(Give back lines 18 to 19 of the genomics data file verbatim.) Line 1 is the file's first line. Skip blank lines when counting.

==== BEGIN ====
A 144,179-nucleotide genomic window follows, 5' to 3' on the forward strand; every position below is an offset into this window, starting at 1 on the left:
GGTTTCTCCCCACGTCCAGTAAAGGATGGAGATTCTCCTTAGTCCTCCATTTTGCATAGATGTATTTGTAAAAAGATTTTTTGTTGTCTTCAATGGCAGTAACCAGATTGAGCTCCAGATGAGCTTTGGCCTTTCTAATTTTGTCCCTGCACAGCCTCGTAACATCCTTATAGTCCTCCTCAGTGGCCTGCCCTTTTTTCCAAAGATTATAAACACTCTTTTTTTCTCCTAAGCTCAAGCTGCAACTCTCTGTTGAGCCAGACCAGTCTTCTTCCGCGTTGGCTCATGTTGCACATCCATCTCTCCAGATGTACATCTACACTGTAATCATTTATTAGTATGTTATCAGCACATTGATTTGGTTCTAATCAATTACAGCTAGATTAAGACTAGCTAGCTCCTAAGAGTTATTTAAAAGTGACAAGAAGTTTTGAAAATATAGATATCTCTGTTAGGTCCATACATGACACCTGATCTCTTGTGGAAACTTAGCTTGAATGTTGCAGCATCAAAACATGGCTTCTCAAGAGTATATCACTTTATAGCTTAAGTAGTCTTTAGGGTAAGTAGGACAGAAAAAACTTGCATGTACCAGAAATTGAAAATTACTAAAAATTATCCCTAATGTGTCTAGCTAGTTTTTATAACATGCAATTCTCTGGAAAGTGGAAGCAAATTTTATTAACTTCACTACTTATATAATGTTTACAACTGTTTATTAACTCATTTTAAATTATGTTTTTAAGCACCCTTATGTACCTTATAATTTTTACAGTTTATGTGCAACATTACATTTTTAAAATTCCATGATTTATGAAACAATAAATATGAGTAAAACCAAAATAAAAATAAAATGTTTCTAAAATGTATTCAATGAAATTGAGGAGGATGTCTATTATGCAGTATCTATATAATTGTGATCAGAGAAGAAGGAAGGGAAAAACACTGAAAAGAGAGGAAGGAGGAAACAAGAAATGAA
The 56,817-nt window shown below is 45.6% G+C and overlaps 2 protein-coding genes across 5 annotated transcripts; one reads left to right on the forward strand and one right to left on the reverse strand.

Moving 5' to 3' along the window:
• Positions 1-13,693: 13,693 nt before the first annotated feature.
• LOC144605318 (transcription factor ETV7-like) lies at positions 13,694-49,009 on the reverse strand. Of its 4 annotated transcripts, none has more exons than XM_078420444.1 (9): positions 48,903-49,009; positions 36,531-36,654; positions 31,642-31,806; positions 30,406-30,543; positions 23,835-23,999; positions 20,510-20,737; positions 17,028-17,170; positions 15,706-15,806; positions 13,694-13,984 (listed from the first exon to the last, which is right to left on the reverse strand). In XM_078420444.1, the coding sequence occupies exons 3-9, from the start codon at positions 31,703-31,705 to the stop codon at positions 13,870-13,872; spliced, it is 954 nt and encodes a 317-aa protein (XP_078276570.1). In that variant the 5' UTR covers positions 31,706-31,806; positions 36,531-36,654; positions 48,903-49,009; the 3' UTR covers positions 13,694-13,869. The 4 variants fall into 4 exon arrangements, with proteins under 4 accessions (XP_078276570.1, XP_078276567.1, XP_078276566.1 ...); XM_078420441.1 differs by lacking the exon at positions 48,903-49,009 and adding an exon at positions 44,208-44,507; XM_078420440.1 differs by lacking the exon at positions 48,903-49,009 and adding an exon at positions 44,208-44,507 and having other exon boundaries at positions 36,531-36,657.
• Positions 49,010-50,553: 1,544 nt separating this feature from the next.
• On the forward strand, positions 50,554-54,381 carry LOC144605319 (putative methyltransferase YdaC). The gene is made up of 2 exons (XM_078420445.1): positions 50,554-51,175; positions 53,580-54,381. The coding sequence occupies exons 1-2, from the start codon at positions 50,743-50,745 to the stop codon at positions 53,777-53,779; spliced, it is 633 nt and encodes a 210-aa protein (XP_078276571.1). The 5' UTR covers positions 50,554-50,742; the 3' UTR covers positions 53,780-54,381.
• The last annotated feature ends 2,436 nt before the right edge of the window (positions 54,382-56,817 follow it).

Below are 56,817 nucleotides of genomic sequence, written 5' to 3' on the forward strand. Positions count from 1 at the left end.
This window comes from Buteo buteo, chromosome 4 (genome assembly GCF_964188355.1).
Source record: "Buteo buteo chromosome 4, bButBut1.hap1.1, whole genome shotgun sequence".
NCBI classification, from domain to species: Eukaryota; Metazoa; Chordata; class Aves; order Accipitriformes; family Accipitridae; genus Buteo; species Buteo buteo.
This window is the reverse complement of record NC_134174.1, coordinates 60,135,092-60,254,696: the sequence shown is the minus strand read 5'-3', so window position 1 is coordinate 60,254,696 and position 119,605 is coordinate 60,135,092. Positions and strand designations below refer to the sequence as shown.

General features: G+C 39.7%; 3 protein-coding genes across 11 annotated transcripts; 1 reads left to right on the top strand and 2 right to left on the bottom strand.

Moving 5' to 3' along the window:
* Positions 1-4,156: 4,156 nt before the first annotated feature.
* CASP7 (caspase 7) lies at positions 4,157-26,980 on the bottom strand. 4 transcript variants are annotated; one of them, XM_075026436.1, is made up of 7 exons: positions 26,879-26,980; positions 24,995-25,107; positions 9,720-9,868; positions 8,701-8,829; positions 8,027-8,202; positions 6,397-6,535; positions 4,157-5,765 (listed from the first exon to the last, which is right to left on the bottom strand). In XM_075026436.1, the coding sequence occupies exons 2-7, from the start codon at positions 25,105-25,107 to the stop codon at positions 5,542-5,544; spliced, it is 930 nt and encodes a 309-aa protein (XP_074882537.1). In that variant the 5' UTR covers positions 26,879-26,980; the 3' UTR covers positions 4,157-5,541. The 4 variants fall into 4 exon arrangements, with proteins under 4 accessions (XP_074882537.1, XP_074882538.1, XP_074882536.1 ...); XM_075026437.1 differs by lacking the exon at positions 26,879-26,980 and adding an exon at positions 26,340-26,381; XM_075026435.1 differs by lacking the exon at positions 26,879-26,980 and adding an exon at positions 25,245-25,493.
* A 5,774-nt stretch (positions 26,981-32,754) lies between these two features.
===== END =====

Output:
* CASP7 (caspase 7) lies at positions 4,157-26,980 on the bottom strand. 4 transcript variants are annotated; one of them, XM_075026436.1, is made up of 7 exons: positions 26,879-26,980; positions 24,995-25,107; positions 9,720-9,868; positions 8,701-8,829; positions 8,027-8,202; positions 6,397-6,535; positions 4,157-5,765 (listed from the first exon to the last, which is right to left on the bottom strand). In XM_075026436.1, the coding sequence occupies exons 2-7, from the start codon at positions 25,105-25,107 to the stop codon at positions 5,542-5,544; spliced, it is 930 nt and encodes a 309-aa protein (XP_074882537.1). In that variant the 5' UTR covers positions 26,879-26,980; the 3' UTR covers positions 4,157-5,541. The 4 variants fall into 4 exon arrangements, with proteins under 4 accessions (XP_074882537.1, XP_074882538.1, XP_074882536.1 ...); XM_075026437.1 differs by lacking the exon at positions 26,879-26,980 and adding an exon at positions 26,340-26,381; XM_075026435.1 differs by lacking the exon at positions 26,879-26,980 and adding an exon at positions 25,245-25,493.
* A 5,774-nt stretch (positions 26,981-32,754) lies between these two features.